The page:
Whipped egg whites can work in place of baking soda in a recipe to provide lift and structure. Beaten egg whites place air within the batter helping the baked good to rise.

To use egg whites as a baking soda substitute, whip egg whites until stiff then fold them into your batter. Be sure to eliminate some of the liquid in the recipe to compensate for the liquid the egg whites add. For example, if you have 1/4 cup of egg whites, omit 1/4 cup of milk.

Or if your recipe calls for eggs, separate the whites from the yolk, stir in the yolks, and whip the egg whites. Then fold the egg whites into the batter. Continue with the recipe from there.

Baker's Ammonia

Baker's Ammonia, also known as Ammonium Carbonate, was the primary leavening agent used in baking before the invention of baking soda. In fact, you may still come across recipes with baker's ammonia in the ingredients list today.

If you can look past its potent smell, baker's ammonia gives a light, crisp texture to cookies and crackers. It can be used interchangeably (in a 1:1 ratio) with baking soda and baking powder making it an excellent substitute when in a pinch.

If you do decide to use baker's ammonia, the smell dissipates with cooking and does not affect the taste of the end product.

It may not work well for all recipes, so a little trial and error is necessary.

Potassium Bicarbonate and Salt

Potassium bicarbonate is often used in antacids and as a medicine for hyperkalemia. It's also an excellent substitute for baking soda in a 1:1 ratio, however, it lacks the salt found in sodium bicarbonate (baking soda). While it will provide the same leavening function as baking soda, you may need to add salt to your recipe to account for any potential change in flavor.

Since potassium bicarbonate does not contain sodium, it's the perfect leavening choice for someone who is trying to watch their salt intake.

Figuring out how much salt you'll need to add to your recipe may not be so easy. Start with 1/4-1/2 teaspoon salt for every teaspoon of potassium bicarbonate used in the recipe.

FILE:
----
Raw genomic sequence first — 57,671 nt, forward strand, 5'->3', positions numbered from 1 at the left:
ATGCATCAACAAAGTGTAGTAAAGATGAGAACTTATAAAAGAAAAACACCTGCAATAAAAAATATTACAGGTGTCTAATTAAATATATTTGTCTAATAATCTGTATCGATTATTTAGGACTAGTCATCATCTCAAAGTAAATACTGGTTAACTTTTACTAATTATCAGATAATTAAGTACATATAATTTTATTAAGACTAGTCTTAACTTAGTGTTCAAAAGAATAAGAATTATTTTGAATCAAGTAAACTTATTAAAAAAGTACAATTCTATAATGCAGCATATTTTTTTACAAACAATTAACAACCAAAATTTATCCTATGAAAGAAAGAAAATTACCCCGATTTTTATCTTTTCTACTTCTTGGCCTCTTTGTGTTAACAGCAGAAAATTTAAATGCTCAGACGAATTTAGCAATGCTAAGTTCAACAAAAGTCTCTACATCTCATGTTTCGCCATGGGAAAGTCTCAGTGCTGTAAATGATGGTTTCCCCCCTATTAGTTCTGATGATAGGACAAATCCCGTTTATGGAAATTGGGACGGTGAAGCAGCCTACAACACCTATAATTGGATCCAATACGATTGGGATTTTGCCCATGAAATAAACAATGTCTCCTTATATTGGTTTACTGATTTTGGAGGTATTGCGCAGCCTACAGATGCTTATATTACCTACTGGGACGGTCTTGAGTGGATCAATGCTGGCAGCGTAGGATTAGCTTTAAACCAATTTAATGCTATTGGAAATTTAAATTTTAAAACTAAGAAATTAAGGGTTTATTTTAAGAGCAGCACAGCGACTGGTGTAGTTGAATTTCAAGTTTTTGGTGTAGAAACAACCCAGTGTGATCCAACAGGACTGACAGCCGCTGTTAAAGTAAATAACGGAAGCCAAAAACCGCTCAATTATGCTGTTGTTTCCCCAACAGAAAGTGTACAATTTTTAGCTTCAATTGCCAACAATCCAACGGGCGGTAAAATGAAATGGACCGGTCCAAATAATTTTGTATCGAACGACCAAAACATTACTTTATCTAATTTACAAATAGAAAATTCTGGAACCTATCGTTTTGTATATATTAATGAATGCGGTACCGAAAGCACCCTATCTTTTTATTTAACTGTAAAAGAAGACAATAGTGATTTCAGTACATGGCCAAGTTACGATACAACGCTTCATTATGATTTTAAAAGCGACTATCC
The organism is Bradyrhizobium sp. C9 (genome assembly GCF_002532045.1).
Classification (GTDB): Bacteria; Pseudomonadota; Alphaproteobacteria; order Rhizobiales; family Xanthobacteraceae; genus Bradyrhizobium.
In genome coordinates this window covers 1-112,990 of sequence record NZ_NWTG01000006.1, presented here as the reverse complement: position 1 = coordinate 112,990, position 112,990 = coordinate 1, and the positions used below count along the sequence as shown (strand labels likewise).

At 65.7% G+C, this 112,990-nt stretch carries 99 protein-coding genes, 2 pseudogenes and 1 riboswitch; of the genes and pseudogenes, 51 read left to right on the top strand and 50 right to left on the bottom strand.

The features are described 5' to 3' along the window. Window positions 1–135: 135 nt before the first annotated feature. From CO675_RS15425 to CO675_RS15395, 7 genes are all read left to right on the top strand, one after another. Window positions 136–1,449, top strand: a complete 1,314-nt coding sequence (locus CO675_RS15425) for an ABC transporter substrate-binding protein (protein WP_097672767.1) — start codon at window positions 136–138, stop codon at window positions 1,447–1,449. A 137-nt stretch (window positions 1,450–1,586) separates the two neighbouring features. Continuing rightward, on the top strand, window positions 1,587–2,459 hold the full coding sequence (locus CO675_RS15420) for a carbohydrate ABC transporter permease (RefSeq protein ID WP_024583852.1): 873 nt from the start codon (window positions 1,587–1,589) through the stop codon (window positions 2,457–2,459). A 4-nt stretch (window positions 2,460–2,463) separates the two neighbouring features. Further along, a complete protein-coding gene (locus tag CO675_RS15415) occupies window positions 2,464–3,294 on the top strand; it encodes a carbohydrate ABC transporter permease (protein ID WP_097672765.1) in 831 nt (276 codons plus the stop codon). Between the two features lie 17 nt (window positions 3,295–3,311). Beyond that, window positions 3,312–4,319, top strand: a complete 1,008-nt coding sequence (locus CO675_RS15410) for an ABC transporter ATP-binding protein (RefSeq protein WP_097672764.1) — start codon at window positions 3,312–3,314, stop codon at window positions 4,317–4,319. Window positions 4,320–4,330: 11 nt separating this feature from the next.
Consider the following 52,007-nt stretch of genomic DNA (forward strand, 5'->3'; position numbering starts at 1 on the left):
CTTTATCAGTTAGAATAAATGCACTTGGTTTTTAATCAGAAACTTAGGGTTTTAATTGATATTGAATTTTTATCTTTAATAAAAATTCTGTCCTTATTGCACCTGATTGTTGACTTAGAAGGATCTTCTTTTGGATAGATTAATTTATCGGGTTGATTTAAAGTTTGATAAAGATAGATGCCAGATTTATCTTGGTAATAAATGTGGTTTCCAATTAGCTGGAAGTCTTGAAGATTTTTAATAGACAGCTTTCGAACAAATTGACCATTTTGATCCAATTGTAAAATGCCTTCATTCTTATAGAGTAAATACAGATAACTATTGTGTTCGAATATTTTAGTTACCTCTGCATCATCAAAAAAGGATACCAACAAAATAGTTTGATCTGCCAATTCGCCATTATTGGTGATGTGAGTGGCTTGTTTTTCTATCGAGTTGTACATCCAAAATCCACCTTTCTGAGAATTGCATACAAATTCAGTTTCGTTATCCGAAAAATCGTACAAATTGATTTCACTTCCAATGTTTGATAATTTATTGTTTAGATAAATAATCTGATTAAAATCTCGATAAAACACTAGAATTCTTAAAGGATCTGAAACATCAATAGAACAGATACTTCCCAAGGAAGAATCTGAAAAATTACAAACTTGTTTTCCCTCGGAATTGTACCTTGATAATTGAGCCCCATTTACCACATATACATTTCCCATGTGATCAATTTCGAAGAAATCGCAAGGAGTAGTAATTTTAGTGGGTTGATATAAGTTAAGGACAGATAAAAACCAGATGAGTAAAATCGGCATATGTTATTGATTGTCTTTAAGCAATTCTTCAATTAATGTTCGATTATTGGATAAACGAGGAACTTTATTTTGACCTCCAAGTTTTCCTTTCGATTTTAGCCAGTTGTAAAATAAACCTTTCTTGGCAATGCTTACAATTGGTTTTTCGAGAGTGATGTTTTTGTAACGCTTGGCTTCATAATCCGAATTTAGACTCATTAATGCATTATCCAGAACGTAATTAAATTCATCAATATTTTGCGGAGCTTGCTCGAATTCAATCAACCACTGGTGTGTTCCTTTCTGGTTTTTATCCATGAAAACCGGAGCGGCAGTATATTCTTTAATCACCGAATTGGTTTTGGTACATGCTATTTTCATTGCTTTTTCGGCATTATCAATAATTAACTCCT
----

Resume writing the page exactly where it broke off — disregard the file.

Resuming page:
A Word from Verywell

Baking soda is an important ingredient in baked goods and bread. Leaving it out will change the flavor and texture of the food in an unpleasant way. While there are substitutes, if your recipe calls for baking soda, it's important to use it whenever possible.

If you find yourself in need of baking soda quickly, baking powder is your easiest and most readily available option. But if you're out of baking powder, another alternative may suffice.

It may take a little trial and error to replace baking soda in your recipe. So if you don't have enough ingredients to potentially make a couple of batches, it may be better to wait until you can get what you need before making your recipe. Otherwise, a little experimentation will only help you become a better home baker.

7 Sources
Verywell Fit uses only high-quality sources, including peer-reviewed studies, to support the facts within our articles. Read our editorial process to learn more about how we fact-check and keep our content accurate, reliable, and trustworthy.
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  2. National Center for Biotechnology Information (2021). PubChem Compound Summary for CID 516892, Sodium bicarbonate.

  3. FoodData Central. Baking soda.

  4. Code of Federal Regulations Title 21 Sec. 137.180 Self Rising Flour

  5. Code of Federal Regulations Title 21 Vol. 3 21CFR184.1135

  6. McCrory, P. Smelling salts. British Journal of Sports Medicine 2006;40:659-660. doi:10.1136/bjsm.2006.029710

  7. National Center for Biotechnology Information (2021). PubChem Compound Summary for CID 516893, Potassium bicarbonate.

By Shoshana Pritzker RD, CDN, CSSD, CISSN
Shoshana Pritzker RD, CDN is a Sports and Pediatric Dietitian, the owner of Nutrition by Shoshana, and is the author of "Carb Cycling for Weight Loss." She's been writing and creating content in the health, nutrition, and fitness space for over 15 years and is regularly featured in Oxygen Magazine, JennyCraig.com, and more.